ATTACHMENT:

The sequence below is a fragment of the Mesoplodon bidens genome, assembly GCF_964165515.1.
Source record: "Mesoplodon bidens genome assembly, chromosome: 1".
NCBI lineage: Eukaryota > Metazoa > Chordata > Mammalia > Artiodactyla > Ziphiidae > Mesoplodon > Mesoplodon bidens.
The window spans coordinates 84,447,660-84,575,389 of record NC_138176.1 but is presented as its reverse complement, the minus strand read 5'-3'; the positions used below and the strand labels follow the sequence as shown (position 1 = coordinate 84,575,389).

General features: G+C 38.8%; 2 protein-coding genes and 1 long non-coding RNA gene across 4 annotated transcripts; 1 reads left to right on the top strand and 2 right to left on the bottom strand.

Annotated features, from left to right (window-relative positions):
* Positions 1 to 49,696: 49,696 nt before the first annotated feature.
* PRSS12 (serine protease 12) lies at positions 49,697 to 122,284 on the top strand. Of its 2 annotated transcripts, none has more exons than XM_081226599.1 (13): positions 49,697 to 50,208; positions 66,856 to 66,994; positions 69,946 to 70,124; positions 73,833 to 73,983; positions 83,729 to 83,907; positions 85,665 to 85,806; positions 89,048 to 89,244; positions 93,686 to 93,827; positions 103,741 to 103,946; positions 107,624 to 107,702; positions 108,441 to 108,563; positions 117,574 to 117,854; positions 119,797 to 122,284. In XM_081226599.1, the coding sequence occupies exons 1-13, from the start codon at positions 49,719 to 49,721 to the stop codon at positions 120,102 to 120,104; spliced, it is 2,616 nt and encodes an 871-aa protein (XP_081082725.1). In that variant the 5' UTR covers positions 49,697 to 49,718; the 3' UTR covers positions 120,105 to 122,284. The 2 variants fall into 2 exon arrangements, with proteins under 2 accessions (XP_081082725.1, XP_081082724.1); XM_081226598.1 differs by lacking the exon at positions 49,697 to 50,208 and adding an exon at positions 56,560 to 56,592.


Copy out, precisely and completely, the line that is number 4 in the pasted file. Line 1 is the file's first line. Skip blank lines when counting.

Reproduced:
The window spans coordinates 84,447,660-84,575,389 of record NC_138176.1 but is presented as its reverse complement, the minus strand read 5'-3'; the positions used below and the strand labels follow the sequence as shown (position 1 = coordinate 84,575,389).